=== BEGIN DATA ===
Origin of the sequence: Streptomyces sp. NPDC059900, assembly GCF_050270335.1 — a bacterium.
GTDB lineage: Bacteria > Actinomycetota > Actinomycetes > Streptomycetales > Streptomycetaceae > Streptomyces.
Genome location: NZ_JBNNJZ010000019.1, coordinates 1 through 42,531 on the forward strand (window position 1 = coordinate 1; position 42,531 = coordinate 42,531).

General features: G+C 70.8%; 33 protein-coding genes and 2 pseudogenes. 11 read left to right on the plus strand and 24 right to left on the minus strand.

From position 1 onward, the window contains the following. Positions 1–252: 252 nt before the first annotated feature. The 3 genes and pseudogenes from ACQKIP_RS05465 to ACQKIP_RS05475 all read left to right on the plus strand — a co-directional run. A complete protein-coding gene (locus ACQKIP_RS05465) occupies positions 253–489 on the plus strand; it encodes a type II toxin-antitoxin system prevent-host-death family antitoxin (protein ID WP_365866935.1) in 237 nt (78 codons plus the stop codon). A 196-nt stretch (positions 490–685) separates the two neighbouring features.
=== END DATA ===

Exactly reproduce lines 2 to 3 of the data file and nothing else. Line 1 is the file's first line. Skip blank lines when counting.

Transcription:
GTDB lineage: Bacteria > Actinomycetota > Actinomycetes > Streptomycetales > Streptomycetaceae > Streptomyces.
Genome location: NZ_JBNNJZ010000019.1, coordinates 1 through 42,531 on the forward strand (window position 1 = coordinate 1; position 42,531 = coordinate 42,531).